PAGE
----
EURTAC Interim Analysis of Erlotinib vs. Chemotherapy in Advanced NSCLC Patients with EGFR Mutations

CHICAGO--The European Tarceva (erlotinib) versus Chemotherapy (EURTAC) study, the first prospective analysis of an EGFR tyrosine-kinase inhibitor vs. chemotherapy (CT) for the first-line treatment of patients with EGFR mutation-positive non-small cell lung cancer (NSCLC), met its primary endpoint of improved progression-free survival (PFS), demonstrating a 63% reduction in risk of progression or death, investigators reported at the American Society of Clinical Oncology's 2011 Annual Meeting. Additionally, erlotinib had acceptable toxicity compared with platinum-based chemotherapy.

EGFR tyrosine kinase activating mutations are present in 10–26% of NSCLC tumors and are associated with increased response to gefitinib and erlotinib. However, little is known about how the efficacy and safety profile of erlotinib compares with CT in Caucasian patients with EGFR mutations.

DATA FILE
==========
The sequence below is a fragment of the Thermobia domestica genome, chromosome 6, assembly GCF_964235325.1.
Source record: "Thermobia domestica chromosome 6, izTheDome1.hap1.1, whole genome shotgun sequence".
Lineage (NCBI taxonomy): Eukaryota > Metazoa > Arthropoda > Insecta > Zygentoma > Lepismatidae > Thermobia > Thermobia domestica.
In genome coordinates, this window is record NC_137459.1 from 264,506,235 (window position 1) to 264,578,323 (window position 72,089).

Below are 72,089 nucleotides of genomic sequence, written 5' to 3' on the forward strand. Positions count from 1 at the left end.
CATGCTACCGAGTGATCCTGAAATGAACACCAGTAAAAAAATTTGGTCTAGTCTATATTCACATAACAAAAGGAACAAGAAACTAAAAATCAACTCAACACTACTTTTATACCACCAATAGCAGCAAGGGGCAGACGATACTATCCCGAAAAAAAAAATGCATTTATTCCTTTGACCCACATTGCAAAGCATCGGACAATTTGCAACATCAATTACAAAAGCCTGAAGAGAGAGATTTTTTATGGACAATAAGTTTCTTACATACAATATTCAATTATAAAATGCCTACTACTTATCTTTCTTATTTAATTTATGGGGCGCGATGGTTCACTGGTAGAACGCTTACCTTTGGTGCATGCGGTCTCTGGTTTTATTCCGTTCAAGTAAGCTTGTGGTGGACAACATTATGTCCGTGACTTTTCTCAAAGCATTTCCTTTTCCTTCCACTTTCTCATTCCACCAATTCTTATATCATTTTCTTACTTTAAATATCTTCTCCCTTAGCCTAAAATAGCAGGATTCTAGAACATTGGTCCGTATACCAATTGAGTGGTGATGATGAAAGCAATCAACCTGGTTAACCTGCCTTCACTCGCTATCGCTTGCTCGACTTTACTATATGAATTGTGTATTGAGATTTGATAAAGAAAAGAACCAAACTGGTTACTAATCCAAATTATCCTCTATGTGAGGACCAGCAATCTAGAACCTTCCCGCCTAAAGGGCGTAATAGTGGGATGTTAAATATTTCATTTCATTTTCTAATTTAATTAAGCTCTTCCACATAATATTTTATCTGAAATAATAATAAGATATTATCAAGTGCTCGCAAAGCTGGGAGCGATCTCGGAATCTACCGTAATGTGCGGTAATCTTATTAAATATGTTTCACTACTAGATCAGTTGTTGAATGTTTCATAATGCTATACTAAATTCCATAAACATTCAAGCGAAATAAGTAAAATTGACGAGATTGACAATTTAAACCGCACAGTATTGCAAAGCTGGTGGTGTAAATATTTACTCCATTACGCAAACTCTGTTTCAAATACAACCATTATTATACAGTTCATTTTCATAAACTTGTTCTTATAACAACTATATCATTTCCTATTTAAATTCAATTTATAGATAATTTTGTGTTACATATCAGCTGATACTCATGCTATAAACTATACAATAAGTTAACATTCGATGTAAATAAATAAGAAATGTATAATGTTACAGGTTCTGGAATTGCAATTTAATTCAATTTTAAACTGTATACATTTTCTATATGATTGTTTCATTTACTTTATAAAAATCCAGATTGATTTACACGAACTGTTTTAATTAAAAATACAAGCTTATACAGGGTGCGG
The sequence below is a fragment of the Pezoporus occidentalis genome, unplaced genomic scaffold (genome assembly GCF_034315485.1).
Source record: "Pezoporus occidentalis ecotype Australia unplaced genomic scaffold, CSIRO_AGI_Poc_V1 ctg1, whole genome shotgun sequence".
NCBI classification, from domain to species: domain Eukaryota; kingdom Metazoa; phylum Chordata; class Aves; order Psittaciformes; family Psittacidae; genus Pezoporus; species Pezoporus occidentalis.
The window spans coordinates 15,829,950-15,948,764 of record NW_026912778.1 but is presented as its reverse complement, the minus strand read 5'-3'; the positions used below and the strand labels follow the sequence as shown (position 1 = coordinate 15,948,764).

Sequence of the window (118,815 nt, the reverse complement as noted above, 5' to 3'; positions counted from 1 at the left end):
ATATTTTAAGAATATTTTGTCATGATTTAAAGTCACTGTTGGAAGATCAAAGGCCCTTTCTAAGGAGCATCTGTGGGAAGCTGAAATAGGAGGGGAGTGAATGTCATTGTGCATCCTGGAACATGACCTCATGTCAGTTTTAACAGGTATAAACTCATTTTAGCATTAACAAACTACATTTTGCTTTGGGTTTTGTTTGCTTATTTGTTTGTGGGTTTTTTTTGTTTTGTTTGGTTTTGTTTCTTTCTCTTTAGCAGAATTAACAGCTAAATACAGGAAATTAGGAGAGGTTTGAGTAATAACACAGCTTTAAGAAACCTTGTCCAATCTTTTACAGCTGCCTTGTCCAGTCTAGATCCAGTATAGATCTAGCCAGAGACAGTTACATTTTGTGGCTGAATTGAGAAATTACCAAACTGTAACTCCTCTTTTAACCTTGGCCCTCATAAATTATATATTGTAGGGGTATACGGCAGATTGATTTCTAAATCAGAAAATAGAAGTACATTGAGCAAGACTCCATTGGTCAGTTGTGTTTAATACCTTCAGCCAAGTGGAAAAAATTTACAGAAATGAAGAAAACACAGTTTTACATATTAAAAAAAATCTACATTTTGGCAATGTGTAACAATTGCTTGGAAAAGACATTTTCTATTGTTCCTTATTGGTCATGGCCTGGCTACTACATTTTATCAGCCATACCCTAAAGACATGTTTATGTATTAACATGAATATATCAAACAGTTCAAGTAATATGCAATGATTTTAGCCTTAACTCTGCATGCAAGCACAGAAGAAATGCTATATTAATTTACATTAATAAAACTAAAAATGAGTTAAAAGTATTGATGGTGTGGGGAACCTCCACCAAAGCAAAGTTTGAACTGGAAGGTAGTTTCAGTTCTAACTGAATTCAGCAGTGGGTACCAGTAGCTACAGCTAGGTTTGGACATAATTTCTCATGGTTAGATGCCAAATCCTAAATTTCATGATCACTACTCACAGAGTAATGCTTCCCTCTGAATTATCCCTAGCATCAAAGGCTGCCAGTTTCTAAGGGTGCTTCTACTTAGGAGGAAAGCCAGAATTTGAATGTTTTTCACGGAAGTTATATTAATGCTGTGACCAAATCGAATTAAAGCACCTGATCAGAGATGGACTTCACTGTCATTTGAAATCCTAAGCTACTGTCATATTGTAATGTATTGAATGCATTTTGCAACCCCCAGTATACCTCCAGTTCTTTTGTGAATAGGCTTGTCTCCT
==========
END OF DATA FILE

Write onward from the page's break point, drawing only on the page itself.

Rafael Rosell, MD, PhD, from the Spanish Lung Cancer Group; Catalan Institute of Oncology, Barcelona, Spain, and colleagues, performed a prospective, randomized Phase 3 study comparing erlotinib 150mg/day with platinum-based CT in chemonaive patients with stage IIIb/IV NSCLC and EGFR mutations. From February 2007 to January 2011, the investigators screened 1,227 patients for EGFR mutations, and 174 patients with EGFR exon 19 deletion or exon 21 L858R mutation were randomly assigned to receive erlotinib or platinum-based CT. The primary endpoint was PFS and secondary endpoints included response, overall survival (OS) and toxicity profiles.

Of the 174 randomized patients, 153 (erlotinib [n=86], CT [n=87]) were evaluable for the updated analysis. Patient characteristics were comparable between the erlotinib and CT arms: males 33% vs. 22%, median age 65 years vs. 65 years, never smokers 66% vs. 67%, performance status (PS) 0 31% vs. 34%, PS 1 55% vs. 52%, and EGFR mutation type, exon 19 deletion, 66% vs. 67%, and L858R mutation, 34% vs. 33%, respectively.

Response rate was 15% in the CT arm vs. 58% in the erlotinib arm (P<0.0001), Dr. Rosell and colleagues reported; PFS was 5.2 months and 9.7 months, respectively (HR=0.37; P<0.0001). At an interim analysis, OS was 18.8 months in the CT arm and 22.9 months in the erlotinib arm (HR=0.80; P=0.42).

Dr. Rosell et al. conclude that erlotinib demonstrated better response rates and PFS in the EURTAC study.